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Inhaled drug for COVID-19 shows positive results

Inhaled drug for COVID-19 shows positive results

A trial of an inhaled antiviral drug for COVID-19 has shown positive results.

The study showed that hospitalised COVID-19 patients on nebulised interferon beta recovered quicker and that the drug was safe.

The new treatment, a protein called interferon beta or SNG001, has been developed by the UK biotech company Synairgen and a team of scientists at the University of Southampton.

Interferon beta, produced naturally by the body when it gets a viral infection, is inhaled directly into the lungs of patients with coronavirus using a nebuliser, with the aim of reducing viral load and stimulating an immune response.

Results from the phase 2 trial have been published in the Lancet Respiratory Medicine journal.

The trial is led by the Oxford BRC’s Professor Ling-Pei Ho, and locally by Professors Naj Rahman, the LCRN’s respiratory lead, and Duncan Richards. Eight patients took part in the national trial, at Oxford’s John Radcliffe Hospital.

A phase 3 trial is now expected to involve 900 participants at up to 20 NHS sites.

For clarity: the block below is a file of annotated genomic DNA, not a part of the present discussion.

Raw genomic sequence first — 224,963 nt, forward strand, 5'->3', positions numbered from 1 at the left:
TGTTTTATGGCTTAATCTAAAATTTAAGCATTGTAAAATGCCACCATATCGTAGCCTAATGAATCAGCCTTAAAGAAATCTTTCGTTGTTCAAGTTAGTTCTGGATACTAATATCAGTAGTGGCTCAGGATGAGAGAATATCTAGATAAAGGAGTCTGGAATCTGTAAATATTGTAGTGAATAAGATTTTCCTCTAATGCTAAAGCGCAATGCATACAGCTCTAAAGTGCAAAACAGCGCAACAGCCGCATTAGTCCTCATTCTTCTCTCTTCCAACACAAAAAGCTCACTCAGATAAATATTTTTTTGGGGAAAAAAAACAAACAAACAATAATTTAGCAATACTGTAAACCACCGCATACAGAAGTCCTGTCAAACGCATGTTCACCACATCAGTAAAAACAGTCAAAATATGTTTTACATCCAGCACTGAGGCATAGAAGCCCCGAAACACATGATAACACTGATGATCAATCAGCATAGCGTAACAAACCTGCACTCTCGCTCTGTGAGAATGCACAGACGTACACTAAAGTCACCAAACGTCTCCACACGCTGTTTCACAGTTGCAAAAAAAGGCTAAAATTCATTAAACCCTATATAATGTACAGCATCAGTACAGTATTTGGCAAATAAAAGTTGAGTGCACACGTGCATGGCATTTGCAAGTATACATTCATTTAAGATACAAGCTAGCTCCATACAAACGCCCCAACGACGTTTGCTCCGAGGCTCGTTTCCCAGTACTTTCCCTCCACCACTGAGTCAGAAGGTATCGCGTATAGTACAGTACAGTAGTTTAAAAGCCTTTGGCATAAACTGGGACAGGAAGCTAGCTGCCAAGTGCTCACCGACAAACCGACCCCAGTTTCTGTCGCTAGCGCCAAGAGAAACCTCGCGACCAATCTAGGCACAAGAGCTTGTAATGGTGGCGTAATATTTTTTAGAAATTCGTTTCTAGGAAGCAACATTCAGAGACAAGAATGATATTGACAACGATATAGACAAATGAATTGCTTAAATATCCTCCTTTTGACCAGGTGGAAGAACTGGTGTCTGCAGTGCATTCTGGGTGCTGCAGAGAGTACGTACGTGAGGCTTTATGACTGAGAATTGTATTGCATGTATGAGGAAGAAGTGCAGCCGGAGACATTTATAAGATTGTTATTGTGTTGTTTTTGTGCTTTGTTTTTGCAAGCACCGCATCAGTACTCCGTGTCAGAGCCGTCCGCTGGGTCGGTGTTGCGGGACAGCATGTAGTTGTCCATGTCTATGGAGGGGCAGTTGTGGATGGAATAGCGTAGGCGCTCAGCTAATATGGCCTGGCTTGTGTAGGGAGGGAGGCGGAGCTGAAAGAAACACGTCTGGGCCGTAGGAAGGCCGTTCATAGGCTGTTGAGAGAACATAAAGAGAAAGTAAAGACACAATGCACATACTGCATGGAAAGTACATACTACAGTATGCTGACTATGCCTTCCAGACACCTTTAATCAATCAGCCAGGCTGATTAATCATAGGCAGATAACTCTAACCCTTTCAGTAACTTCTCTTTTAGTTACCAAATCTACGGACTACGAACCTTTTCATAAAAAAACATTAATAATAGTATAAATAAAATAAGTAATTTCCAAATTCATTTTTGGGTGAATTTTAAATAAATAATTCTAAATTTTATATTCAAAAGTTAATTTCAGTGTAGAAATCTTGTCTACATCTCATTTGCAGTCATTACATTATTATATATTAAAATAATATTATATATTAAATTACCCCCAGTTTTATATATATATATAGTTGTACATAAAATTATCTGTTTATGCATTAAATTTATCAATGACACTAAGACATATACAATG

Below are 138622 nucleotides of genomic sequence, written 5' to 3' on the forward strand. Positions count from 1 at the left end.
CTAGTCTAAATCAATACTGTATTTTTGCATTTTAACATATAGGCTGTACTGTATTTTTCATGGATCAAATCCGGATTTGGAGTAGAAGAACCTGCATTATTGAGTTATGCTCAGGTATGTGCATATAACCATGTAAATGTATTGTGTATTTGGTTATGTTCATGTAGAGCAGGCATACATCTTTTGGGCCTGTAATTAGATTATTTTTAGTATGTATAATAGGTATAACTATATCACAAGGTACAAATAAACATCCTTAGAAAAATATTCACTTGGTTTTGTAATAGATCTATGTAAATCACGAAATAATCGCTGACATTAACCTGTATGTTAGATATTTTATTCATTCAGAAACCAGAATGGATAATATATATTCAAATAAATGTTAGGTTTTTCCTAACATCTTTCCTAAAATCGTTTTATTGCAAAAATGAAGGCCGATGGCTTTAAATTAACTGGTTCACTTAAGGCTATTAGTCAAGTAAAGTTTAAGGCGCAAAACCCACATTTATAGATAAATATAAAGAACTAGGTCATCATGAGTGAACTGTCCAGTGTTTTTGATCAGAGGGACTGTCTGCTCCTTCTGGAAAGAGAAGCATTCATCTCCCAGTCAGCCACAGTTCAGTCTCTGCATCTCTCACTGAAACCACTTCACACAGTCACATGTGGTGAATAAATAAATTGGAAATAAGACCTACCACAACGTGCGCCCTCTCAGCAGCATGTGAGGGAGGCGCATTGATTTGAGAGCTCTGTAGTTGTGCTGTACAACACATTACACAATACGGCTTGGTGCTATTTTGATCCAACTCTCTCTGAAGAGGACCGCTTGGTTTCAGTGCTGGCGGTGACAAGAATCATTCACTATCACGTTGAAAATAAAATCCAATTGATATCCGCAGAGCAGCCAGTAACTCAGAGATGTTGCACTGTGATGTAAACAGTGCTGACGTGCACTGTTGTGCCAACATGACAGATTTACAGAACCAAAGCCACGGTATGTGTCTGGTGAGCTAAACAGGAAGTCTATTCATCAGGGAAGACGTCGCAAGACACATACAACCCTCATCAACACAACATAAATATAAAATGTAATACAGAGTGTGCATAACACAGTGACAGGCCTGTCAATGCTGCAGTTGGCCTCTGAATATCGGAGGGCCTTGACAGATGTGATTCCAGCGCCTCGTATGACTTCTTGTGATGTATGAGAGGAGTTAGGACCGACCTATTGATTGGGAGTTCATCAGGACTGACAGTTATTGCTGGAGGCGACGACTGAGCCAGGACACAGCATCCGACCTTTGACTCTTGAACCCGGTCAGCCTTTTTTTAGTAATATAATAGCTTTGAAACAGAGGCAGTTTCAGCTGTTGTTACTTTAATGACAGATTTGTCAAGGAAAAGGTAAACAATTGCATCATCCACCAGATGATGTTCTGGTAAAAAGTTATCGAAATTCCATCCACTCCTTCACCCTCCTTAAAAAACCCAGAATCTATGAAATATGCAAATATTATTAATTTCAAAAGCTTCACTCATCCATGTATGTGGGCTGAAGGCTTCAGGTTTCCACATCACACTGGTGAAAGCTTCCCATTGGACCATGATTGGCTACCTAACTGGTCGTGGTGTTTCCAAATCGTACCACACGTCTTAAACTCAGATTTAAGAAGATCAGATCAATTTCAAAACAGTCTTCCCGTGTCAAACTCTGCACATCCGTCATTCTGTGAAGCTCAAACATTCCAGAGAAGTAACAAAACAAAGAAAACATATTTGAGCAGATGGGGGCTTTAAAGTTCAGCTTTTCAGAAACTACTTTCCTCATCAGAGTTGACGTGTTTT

Professor Tom Wilkinson, Professor of Respiratory Medicine at the University of Southampton and Lead Author, said: “The results confirm our belief that interferon beta, a widely known drug approved for use in its injectable form for other indications, may have the potential as an inhaled drug to restore the lung’s immune response and accelerate recovery from COVID-19.

“This drug provides high, local concentrations of the immune protein which boosts lung defences rather than targeting specific viral mechanisms. This might carry additional advantages of treating COVID-19 when it occurs alongside infection by another respiratory virus such as influenza or Respiratory Syncytial Virus that may well be encountered in the winter months.”

The double-blind, randomised, placebo-controlled phase 2 trial assessed the efficacy and safety of inhaled SNG001 as a therapy for patients hospitalised with COVID-19. Patients were randomised to receive SNG001 or placebo by inhalation via a mouthpiece once daily for 14 days.

SNG001 was shown to be well tolerated and patients who received the drug had greater odds of improvement and recovered more rapidly. Patients receiving SNG001 had greater odds of improvement and were more likely to recover to “no limitation of activity” during treatment.

There were three deaths in the placebo group and none in the SNG001 group.